Over the past several years, Premier Christy Clark has sought to hang her hard hat on the promised economic benefits of the LNG industry, but it is unfair to ask low-income British Columbians to pay to realize this goal.
Erin Pritchard is a staff lawyer with the B.C. Public Interest Advocacy Centre. Seth Klein is B.C. director of the Canadian Centre for Policy Alternatives.
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Julie Ali · 
It is very disturbing to see the BC government penalize the most vulnerable citizens in BC in this way. All citizens should think about the performance of Christy Clark and if the political party they voted for is living its values. Somehow I don't think that subsidizing business while denying the same subsidy to the poorest citizens is ethical behavour and really I don't think this behaviour will result in rehiring.
I have also noted the failures of Christy Clark's government to implement the findings and recommendations of the Representative for Children and Youth other than to pretend to he...See More
LikeReplyJust nowEdited
Mike Pasemko
How about giving those of us who have no option but to heat with electricity a break on when the higher rate kicks in? We don't have the option of not heating our homes in order to avoid paying the higher rate.
LikeReply2Dec 19, 2016 5:41pm
Nadene Morton · 
well we actually do..our clark the kitty just dismisses..
LikeReplyDec 19, 2016 6:57pm
Nadene Morton · 
Never, never, have i seen a goverment so arrogant and out of touch with the needs of its citizens, so useless.
LikeReply7Dec 19, 2016 6:52pm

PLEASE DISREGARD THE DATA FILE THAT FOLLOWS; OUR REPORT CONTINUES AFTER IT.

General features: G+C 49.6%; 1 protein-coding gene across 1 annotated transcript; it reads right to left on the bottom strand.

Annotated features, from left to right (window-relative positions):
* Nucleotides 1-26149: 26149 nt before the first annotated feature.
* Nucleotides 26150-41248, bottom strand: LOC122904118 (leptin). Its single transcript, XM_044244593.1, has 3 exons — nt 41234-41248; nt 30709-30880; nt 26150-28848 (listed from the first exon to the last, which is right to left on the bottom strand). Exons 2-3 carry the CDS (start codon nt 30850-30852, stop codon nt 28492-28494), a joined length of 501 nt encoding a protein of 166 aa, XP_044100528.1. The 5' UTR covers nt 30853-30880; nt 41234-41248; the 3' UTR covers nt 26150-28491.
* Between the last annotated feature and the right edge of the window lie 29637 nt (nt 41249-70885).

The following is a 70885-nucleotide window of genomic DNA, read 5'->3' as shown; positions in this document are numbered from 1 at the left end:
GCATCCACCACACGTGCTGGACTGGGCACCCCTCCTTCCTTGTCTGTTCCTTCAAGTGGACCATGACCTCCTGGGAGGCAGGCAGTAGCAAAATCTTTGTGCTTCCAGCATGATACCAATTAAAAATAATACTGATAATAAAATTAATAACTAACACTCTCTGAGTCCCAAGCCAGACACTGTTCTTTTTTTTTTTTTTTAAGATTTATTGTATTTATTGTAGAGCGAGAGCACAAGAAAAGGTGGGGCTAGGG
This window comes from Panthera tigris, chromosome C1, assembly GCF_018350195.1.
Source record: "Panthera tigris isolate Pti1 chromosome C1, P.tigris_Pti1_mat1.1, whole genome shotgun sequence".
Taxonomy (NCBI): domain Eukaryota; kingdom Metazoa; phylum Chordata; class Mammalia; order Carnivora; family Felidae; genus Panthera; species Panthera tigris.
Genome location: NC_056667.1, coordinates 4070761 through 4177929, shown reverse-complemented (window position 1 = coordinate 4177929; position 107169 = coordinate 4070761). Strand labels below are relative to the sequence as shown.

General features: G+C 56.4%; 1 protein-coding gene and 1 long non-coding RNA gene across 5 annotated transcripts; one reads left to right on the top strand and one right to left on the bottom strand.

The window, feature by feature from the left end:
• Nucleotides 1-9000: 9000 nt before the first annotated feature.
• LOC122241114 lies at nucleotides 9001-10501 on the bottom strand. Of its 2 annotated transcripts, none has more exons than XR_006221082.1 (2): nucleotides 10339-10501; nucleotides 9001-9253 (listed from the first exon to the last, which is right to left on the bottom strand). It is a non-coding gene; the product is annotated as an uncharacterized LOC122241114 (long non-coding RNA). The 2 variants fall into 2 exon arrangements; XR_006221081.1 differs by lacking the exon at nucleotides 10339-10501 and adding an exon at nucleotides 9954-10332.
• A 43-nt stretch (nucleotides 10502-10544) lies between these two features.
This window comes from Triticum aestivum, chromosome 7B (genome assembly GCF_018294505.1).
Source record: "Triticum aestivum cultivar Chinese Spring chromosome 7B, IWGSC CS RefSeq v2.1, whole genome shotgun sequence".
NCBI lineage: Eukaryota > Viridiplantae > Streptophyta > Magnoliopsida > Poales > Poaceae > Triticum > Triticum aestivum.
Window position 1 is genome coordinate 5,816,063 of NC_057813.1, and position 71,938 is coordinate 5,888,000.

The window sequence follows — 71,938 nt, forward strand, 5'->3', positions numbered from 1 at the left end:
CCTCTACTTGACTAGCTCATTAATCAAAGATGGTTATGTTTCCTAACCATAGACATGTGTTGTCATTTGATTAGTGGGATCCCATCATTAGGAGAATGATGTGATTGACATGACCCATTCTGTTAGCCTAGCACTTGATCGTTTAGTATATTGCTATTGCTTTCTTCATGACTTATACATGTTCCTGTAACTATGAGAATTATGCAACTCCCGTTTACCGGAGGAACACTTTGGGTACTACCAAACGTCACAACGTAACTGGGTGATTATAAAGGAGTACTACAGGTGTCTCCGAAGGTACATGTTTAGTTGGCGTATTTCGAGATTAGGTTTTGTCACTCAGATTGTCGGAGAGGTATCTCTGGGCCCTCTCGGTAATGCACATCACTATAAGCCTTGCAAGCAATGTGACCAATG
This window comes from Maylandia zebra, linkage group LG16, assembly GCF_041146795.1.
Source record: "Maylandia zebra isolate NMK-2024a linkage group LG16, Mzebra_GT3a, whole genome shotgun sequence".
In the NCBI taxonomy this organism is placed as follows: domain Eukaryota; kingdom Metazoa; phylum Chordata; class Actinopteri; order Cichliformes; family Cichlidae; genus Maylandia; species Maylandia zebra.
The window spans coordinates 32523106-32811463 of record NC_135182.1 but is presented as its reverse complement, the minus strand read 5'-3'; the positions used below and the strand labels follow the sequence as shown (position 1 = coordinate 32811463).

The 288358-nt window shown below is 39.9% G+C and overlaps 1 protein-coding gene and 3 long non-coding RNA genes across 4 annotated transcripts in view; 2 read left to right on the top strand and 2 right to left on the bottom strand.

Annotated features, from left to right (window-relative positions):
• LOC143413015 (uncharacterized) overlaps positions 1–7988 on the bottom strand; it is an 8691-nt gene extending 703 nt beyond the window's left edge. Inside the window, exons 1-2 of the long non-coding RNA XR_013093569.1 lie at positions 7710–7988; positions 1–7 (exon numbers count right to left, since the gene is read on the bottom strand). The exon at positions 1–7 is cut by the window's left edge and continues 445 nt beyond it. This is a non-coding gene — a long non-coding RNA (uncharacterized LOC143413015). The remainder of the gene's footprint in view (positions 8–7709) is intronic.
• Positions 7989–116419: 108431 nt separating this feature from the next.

Julie Ali · 
I have just read about Brad Wall and the CCS project in Saskatchewan. Christy Clark and Brad Wall seem to be very similar in their failure to represent the public interest. It appears that politicians of all political parties serve only their own interests and that of their political party. I believe that citizens need to fire the governing political party at every election to ensure that this sort of failure to represent us is not rewarded by the sort of oppressive dynasty that Alberta has experienced. Change is good. And ending the users' tenure is very satisfying. I encourage you all to vote out the folks who don't help the most vulnerable citizens in B.C.
In Saskatchewan, citizens are being screwed royally and I can't imagine how they could have voted for the Saskatchewan Party. Seems more like the Cenovus and Husky Oil Party to me.

https://www.saskwind.ca/boundary-ccs/

SaskPower Boundary Dam CCS: Financial Report & Analysis

https://www.saskwind.ca/blog.../2016/11/3/audit-boundary-ccs

Audit request re Boundary Dam Carbon Capture Scheme
In the twenty months since we produced our detailed financial analysis of the Boundary Dam Carbon Capture Scheme (BD3CCS) the Federal Parliamentary Budget Office (PBO) produced their own report. It confirmed our conclusion: Carbon Capture at Boundary Dam doubles the price of electricity. In so doing, the PBO report again raised the question of why SaskPower proceeded with a project when it knew, or should have known, that it would needlessly add $1-billion of costs to the bills of electricity consumers province-wide.

Despite all this evidence and perhaps because the sole beneficiary of the project is an Alberta-based oil company which was the largest donor to the SaskParty in 2013 and 2014, SaskPower has refused to provide any form of financial accounting to justify the project. This is particularly troubling since Premier Wall recently appealed for $2-billion of federal funds to invest in more Carbon Capture projects (as well as nuclear). We are also concerned that, while public funds continue to be used to subsidise coal, wind energy will be disadvantaged in forthcoming tenders for new generation capacity.

Consequently today we wrote to the Provincial Auditor to request a full audit of BD3CCS.

http://www.leaderpost.com/husky.../12527542/story.html
Husky Energy to spend $1 billion on new heavy oil projects in Saskatchewan

http://www.cbc.ca/.../husky-energy-oil-spill-drinking...

Husky oil spill continues to affect cities' drinking water
Mayor of Prince Albert does not believe spill was a "sudden, one-time' event
LikeReply16 mins
RanD Hadland